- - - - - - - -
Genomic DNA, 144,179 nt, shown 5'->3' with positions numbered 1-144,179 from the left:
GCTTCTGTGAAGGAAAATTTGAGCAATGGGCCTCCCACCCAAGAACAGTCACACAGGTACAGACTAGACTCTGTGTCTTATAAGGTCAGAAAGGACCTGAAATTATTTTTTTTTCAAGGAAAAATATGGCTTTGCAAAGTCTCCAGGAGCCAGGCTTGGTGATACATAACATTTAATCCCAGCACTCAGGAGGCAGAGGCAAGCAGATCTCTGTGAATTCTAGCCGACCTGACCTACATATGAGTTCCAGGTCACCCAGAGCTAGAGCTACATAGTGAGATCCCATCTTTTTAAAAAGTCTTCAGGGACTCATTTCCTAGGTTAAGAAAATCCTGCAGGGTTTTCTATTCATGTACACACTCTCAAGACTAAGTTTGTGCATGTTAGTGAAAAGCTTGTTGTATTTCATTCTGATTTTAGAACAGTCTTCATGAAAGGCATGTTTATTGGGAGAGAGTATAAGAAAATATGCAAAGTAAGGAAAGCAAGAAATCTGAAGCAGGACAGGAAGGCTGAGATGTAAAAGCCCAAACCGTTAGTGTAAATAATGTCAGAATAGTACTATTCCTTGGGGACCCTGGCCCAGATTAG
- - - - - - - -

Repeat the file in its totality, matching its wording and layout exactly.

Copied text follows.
Genomic DNA, 144,179 nt, shown 5'->3' with positions numbered 1-144,179 from the left:
GCTTCTGTGAAGGAAAATTTGAGCAATGGGCCTCCCACCCAAGAACAGTCACACAGGTACAGACTAGACTCTGTGTCTTATAAGGTCAGAAAGGACCTGAAATTATTTTTTTTTCAAGGAAAAATATGGCTTTGCAAAGTCTCCAGGAGCCAGGCTTGGTGATACATAACATTTAATCCCAGCACTCAGGAGGCAGAGGCAAGCAGATCTCTGTGAATTCTAGCCGACCTGACCTACATATGAGTTCCAGGTCACCCAGAGCTAGAGCTACATAGTGAGATCCCATCTTTTTAAAAAGTCTTCAGGGACTCATTTCCTAGGTTAAGAAAATCCTGCAGGGTTTTCTATTCATGTACACACTCTCAAGACTAAGTTTGTGCATGTTAGTGAAAAGCTTGTTGTATTTCATTCTGATTTTAGAACAGTCTTCATGAAAGGCATGTTTATTGGGAGAGAGTATAAGAAAATATGCAAAGTAAGGAAAGCAAGAAATCTGAAGCAGGACAGGAAGGCTGAGATGTAAAAGCCCAAACCGTTAGTGTAAATAATGTCAGAATAGTACTATTCCTTGGGGACCCTGGCCCAGATTAG